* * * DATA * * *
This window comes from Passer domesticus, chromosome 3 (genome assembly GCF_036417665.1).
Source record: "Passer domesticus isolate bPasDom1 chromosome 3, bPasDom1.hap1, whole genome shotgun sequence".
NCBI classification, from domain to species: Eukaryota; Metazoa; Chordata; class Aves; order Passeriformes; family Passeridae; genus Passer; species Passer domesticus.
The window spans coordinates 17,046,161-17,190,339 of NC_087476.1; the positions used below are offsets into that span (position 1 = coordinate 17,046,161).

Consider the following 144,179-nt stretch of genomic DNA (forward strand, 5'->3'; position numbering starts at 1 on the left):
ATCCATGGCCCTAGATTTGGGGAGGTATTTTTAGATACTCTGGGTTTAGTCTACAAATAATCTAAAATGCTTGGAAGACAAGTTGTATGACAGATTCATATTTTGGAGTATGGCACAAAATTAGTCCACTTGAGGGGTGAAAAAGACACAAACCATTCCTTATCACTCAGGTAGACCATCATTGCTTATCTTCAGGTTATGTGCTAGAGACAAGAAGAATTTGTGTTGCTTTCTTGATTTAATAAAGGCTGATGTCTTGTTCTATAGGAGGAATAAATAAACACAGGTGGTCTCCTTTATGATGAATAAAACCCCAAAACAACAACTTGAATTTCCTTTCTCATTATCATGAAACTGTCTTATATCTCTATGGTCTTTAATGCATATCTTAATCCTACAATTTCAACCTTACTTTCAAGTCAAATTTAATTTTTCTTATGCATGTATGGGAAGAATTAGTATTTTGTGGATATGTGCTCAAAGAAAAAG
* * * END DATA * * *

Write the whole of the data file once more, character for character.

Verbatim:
This window comes from Passer domesticus, chromosome 3 (genome assembly GCF_036417665.1).
Source record: "Passer domesticus isolate bPasDom1 chromosome 3, bPasDom1.hap1, whole genome shotgun sequence".
NCBI classification, from domain to species: Eukaryota; Metazoa; Chordata; class Aves; order Passeriformes; family Passeridae; genus Passer; species Passer domesticus.
The window spans coordinates 17,046,161-17,190,339 of NC_087476.1; the positions used below are offsets into that span (position 1 = coordinate 17,046,161).

Consider the following 144,179-nt stretch of genomic DNA (forward strand, 5'->3'; position numbering starts at 1 on the left):
ATCCATGGCCCTAGATTTGGGGAGGTATTTTTAGATACTCTGGGTTTAGTCTACAAATAATCTAAAATGCTTGGAAGACAAGTTGTATGACAGATTCATATTTTGGAGTATGGCACAAAATTAGTCCACTTGAGGGGTGAAAAAGACACAAACCATTCCTTATCACTCAGGTAGACCATCATTGCTTATCTTCAGGTTATGTGCTAGAGACAAGAAGAATTTGTGTTGCTTTCTTGATTTAATAAAGGCTGATGTCTTGTTCTATAGGAGGAATAAATAAACACAGGTGGTCTCCTTTATGATGAATAAAACCCCAAAACAACAACTTGAATTTCCTTTCTCATTATCATGAAACTGTCTTATATCTCTATGGTCTTTAATGCATATCTTAATCCTACAATTTCAACCTTACTTTCAAGTCAAATTTAATTTTTCTTATGCATGTATGGGAAGAATTAGTATTTTGTGGATATGTGCTCAAAGAAAAAG